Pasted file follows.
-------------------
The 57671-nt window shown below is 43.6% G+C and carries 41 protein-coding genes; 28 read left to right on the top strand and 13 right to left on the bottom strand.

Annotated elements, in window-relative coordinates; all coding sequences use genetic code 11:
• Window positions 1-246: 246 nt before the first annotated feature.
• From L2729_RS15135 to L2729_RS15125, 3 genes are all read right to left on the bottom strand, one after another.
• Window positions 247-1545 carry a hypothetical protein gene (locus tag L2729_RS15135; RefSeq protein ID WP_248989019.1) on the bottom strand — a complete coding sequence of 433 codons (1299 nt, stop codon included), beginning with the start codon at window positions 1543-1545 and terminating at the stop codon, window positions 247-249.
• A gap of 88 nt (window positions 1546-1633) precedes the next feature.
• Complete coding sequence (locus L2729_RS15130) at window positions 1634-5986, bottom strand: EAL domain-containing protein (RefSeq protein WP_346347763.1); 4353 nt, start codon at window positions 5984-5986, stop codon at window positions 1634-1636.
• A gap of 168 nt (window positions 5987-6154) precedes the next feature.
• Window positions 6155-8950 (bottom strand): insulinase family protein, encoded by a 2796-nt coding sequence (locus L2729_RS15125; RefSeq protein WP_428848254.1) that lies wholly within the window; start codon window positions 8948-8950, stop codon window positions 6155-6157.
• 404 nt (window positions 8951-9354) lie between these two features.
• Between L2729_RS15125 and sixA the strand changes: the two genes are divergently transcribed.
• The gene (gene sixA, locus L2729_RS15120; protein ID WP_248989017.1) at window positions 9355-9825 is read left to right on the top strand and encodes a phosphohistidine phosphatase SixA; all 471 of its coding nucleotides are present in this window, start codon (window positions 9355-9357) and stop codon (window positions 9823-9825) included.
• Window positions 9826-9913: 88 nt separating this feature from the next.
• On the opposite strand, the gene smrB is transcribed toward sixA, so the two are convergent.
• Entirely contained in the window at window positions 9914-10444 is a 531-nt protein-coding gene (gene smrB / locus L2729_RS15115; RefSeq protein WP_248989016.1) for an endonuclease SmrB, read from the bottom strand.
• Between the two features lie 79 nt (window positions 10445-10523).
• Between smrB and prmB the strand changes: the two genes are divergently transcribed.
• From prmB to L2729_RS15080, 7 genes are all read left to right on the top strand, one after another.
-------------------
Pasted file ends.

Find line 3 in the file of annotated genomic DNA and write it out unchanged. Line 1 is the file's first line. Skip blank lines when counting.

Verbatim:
• Window positions 1-246: 246 nt before the first annotated feature.